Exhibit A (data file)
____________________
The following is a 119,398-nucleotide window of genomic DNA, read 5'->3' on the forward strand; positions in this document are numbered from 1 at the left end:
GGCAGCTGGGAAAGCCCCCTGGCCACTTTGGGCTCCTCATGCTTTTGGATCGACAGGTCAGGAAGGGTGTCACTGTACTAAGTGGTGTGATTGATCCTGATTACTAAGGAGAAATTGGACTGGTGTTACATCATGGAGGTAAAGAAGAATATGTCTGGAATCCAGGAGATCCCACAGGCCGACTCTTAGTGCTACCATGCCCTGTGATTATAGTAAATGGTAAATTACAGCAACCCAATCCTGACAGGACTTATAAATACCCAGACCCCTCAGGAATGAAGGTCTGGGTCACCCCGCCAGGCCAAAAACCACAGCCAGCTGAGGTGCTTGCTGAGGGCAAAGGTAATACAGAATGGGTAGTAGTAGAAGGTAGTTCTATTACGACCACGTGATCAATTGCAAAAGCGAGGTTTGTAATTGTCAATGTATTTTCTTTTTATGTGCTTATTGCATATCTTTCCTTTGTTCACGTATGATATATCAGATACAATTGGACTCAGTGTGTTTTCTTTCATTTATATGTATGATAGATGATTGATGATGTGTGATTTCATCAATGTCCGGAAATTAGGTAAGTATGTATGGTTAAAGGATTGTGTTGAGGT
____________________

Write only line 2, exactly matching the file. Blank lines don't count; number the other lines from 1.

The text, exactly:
GGCAGCTGGGAAAGCCCCCTGGCCACTTTGGGCTCCTCATGCTTTTGGATCGACAGGTCAGGAAGGGTGTCACTGTACTAAGTGGTGTGATTGATCCTGATTACTAAGGAGAAATTGGACTGGTGTTACATCATGGAGGTAAAGAAGAATATGTCTGGAATCCAGGAGATCCCACAGGCCGACTCTTAGTGCTACCATGCCCTGTGATTATAGTAAATGGTAAATTACAGCAACCCAATCCTGACAGGACTTATAAATACCCAGACCCCTCAGGAATGAAGGTCTGGGTCACCCCGCCAGGCCAAAAACCACAGCCAGCTGAGGTGCTTGCTGAGGGCAAAGGTAATACAGAATGGGTAGTAGTAGAAGGTAGTTCTATTACGACCACGTGATCAATTGCAAAAGCGAGGTTTGTAATTGTCAATGTATTTTCTTTTTATGTGCTTATTGCATATCTTTCCTTTGTTCACGTATGATATATCAGATACAATTGGACTCAGTGTGTTTTCTTTCATTTATATGTATGATAGATGATTGATGATGTGTGATTTCATCAATGTCCGGAAATTAGGTAAGTATGTATGGTTAAAGGATTGTGTTGAGGT